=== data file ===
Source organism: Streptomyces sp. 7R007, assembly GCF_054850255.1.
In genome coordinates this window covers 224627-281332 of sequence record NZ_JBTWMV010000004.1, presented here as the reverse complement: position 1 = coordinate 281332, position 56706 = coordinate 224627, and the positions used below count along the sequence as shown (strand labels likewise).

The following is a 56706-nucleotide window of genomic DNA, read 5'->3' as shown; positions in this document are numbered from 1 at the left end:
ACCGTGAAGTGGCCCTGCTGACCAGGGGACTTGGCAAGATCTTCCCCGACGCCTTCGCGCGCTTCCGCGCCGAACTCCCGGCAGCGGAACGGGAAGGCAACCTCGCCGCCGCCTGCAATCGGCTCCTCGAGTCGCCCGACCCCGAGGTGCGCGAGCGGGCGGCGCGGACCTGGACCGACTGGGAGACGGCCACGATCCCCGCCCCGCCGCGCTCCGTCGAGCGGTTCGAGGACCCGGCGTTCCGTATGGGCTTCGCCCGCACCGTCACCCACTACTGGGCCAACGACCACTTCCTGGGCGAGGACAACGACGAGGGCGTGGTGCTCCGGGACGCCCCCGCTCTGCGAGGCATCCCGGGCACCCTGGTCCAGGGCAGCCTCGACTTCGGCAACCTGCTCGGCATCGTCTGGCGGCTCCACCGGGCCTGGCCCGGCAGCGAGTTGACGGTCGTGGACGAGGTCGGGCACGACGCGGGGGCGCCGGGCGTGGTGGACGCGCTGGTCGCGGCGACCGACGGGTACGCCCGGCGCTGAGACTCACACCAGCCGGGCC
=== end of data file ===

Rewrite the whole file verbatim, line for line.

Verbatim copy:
Source organism: Streptomyces sp. 7R007, assembly GCF_054850255.1.
In genome coordinates this window covers 224627-281332 of sequence record NZ_JBTWMV010000004.1, presented here as the reverse complement: position 1 = coordinate 281332, position 56706 = coordinate 224627, and the positions used below count along the sequence as shown (strand labels likewise).

The following is a 56706-nucleotide window of genomic DNA, read 5'->3' as shown; positions in this document are numbered from 1 at the left end:
ACCGTGAAGTGGCCCTGCTGACCAGGGGACTTGGCAAGATCTTCCCCGACGCCTTCGCGCGCTTCCGCGCCGAACTCCCGGCAGCGGAACGGGAAGGCAACCTCGCCGCCGCCTGCAATCGGCTCCTCGAGTCGCCCGACCCCGAGGTGCGCGAGCGGGCGGCGCGGACCTGGACCGACTGGGAGACGGCCACGATCCCCGCCCCGCCGCGCTCCGTCGAGCGGTTCGAGGACCCGGCGTTCCGTATGGGCTTCGCCCGCACCGTCACCCACTACTGGGCCAACGACCACTTCCTGGGCGAGGACAACGACGAGGGCGTGGTGCTCCGGGACGCCCCCGCTCTGCGAGGCATCCCGGGCACCCTGGTCCAGGGCAGCCTCGACTTCGGCAACCTGCTCGGCATCGTCTGGCGGCTCCACCGGGCCTGGCCCGGCAGCGAGTTGACGGTCGTGGACGAGGTCGGGCACGACGCGGGGGCGCCGGGCGTGGTGGACGCGCTGGTCGCGGCGACCGACGGGTACGCCCGGCGCTGAGACTCACACCAGCCGGGCC